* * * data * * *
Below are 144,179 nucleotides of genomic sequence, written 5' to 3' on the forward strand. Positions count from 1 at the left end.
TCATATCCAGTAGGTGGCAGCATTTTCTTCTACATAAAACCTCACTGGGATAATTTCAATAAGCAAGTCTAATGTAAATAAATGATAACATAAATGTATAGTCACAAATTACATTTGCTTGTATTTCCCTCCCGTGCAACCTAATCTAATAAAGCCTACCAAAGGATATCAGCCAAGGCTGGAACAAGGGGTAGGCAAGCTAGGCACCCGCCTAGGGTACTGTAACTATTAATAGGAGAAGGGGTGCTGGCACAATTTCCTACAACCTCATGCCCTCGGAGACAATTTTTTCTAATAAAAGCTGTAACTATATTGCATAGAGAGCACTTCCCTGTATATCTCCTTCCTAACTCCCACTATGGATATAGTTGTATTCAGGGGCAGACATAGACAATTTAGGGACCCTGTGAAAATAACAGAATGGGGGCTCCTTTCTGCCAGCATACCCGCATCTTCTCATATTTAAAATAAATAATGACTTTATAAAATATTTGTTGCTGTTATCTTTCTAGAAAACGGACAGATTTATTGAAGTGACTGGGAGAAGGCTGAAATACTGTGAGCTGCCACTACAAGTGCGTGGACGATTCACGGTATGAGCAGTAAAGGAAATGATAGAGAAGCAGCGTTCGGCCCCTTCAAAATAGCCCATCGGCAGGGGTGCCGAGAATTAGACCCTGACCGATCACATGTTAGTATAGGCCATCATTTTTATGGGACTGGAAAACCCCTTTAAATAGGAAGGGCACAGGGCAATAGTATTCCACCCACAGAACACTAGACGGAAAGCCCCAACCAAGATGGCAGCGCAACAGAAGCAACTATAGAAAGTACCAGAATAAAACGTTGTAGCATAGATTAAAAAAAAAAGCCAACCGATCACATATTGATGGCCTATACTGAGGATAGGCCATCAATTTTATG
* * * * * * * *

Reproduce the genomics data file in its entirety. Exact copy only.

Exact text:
Below are 144,179 nucleotides of genomic sequence, written 5' to 3' on the forward strand. Positions count from 1 at the left end.
TCATATCCAGTAGGTGGCAGCATTTTCTTCTACATAAAACCTCACTGGGATAATTTCAATAAGCAAGTCTAATGTAAATAAATGATAACATAAATGTATAGTCACAAATTACATTTGCTTGTATTTCCCTCCCGTGCAACCTAATCTAATAAAGCCTACCAAAGGATATCAGCCAAGGCTGGAACAAGGGGTAGGCAAGCTAGGCACCCGCCTAGGGTACTGTAACTATTAATAGGAGAAGGGGTGCTGGCACAATTTCCTACAACCTCATGCCCTCGGAGACAATTTTTTCTAATAAAAGCTGTAACTATATTGCATAGAGAGCACTTCCCTGTATATCTCCTTCCTAACTCCCACTATGGATATAGTTGTATTCAGGGGCAGACATAGACAATTTAGGGACCCTGTGAAAATAACAGAATGGGGGCTCCTTTCTGCCAGCATACCCGCATCTTCTCATATTTAAAATAAATAATGACTTTATAAAATATTTGTTGCTGTTATCTTTCTAGAAAACGGACAGATTTATTGAAGTGACTGGGAGAAGGCTGAAATACTGTGAGCTGCCACTACAAGTGCGTGGACGATTCACGGTATGAGCAGTAAAGGAAATGATAGAGAAGCAGCGTTCGGCCCCTTCAAAATAGCCCATCGGCAGGGGTGCCGAGAATTAGACCCTGACCGATCACATGTTAGTATAGGCCATCATTTTTATGGGACTGGAAAACCCCTTTAAATAGGAAGGGCACAGGGCAATAGTATTCCACCCACAGAACACTAGACGGAAAGCCCCAACCAAGATGGCAGCGCAACAGAAGCAACTATAGAAAGTACCAGAATAAAACGTTGTAGCATAGATTAAAAAAAAAAGCCAACCGATCACATATTGATGGCCTATACTGAGGATAGGCCATCAATTTTATG